Markus Wolf, who outwitted the West as communist East Germany’s long-serving spymaster, has died. He was 83.
Wolf passed away early Thursday morning in his apartment in Berlin, his step-daughter Claudia Wall said in a statement. The cause of death was not released.
Known among rival spies as "the man without a face" for his elusiveness, Wolf planted some 4,000 agents in the West — most famously, placing Guenter Guillaume as a top aide to West German Chancellor Willy Brandt. The agent’s unmasking forced Brandt to resign in 1974.
Wolf, who said he spurned a CIA offer of a safe new life in California after the Cold War, managed to steal NATO secrets for the Soviet bloc that could have been decisive if war had broken out in Europe.
Born Jan. 19, 1923, in the southwestern town of Hechingen, Wolf and his family followed his father — a Jewish communist, doctor and writer — into exile in France in 1933 after the Nazis came to power.
The Wolfs moved to the Soviet Union in 1934, and the young Markus studied aeronautical engineering in Moscow before being sent for political training at a Communist International, or Comintern, school in the Bashkiria region.
He worked at German People’s Radio in Moscow from 1943 to 1945, when he returned to Germany with a group that included Walter Ulbricht — who would become East Germany’s longtime leader.
'Perfecting the use of sex in spying'
After reporting from the Nuremberg war crimes trials of Nazi leaders and returning to Moscow for a time as a counselor at the fledgling East Germany’s embassy, Wolf joined the new communist state’s embryonic foreign intelligence service in 1951. He became its leader the following year, and stayed in the job until his retirement in 1986.
Wolf’s service was part of East Germany’s all-pervasive secret police, the Stasi, which was widely loathed and feared for its huge network of domestic informants. Wolf served under Erich Mielke, the hated Stasi chief, from 1956 until the fall of the Berlin Wall.
Western agencies didn’t know what the East German spy chief looked like until 1978, when he was photographed during a visit to Sweden. An East German defector, Werner Stiller, then identified Wolf to West German counterintelligence as the man in the picture.
The Stasi — which at home enlisted spouses and lovers to spy on their partners — sent seductive “Romeo” agents to the West to steal secrets from lonely government secretaries.
Wolf said in his memoirs that “if I go down in espionage history, it may well be for perfecting the use of sex in spying.”
Wolf said his first “Romeo,” an engineering student code-named Felix, started work in 1952 and operated under the cover of a traveling shampoo salesman.
He struck up a friendship with a secretary in West German Chancellor Konrad Adenauer’s office at a Bonn bus stop; the relationship lasted for several years until East Berlin was tipped off that West German authorities were running a security check on the agent and hastily withdrew him.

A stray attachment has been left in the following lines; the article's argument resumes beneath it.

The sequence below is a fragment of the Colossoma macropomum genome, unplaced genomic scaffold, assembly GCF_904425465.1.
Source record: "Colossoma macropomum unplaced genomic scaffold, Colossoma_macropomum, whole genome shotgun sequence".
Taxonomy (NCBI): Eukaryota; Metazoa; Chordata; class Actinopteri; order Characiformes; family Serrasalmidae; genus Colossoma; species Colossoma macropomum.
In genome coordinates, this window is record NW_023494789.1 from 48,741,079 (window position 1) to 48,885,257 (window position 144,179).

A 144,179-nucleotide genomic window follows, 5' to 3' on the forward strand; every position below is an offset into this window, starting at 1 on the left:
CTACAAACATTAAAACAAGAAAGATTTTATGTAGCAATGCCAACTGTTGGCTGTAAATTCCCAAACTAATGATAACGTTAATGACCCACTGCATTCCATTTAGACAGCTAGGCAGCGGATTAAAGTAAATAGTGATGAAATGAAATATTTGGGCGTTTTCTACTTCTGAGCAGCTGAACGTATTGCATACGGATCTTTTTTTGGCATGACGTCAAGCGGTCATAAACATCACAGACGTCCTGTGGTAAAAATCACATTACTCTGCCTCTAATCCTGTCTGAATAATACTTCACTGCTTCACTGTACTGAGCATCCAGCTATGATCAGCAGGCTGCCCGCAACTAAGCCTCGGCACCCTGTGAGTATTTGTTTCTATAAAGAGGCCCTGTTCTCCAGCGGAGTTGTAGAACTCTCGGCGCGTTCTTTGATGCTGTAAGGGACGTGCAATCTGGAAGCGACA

Wolf, detailed a string of such sagas in his 1997 book “Memoirs of a Spymaster.”
“It was wrong,” he told reporters as he promoted the book. “Nobody has the right to spoil an innocent person’s life.”
Wolf emerged as a supporter of reforms as East Germans took to the streets to press for change in the fall of 1989. A few days before the Berlin Wall fell, he drew applause at a pro-democracy rally in East Berlin when he denounced violent police attacks on earlier demonstrations.
Offer from the CIA
In May 1990, with German reunification approaching, Wolf said two men appeared at his dacha near Berlin with an offer from then-CIA director William Webster to work for the U.S. spy agency.
One of the two was Gardner Hathaway, who had just retired as assistant CIA director for counterintelligence, Wolf said. They offered a “seven-figure sum,” a new identity and a house in California.
Wolf said he turned down the offer because he would never have betrayed his ex-agents — even though it would have put him out of the reach of German prosecutors, who were seeking him for espionage, treason and bribery.
Later in 1990, Wolf fled to Moscow. With Bonn pressing for his return, he unsuccessfully sought political asylum in Austria and then surrendered to German authorities at a rural border crossing in Bavaria.
In the years of legal wrangling that followed, Wolf avoided lengthy prison time.
A 1993 conviction and six-year prison sentence was overturned in 1995 by an appeals court. It ruled that Wolf was acting on behalf of a sovereign country, East Germany, and could not be tried for treason against West Germany.
In a second trial, Wolf was given a two-year suspended sentence in 1997 for four kidnappings carried out by his agents during the Cold War. A stony-faced Wolf listened as the judge branded him an accomplice in “state-ordered crimes” against “helpless victims.”
Wolf is survived by his wife, Andrea, three sons and his step-daughter. Wall said he would be buried in the presence of only his closest relatives, on a date that was not released.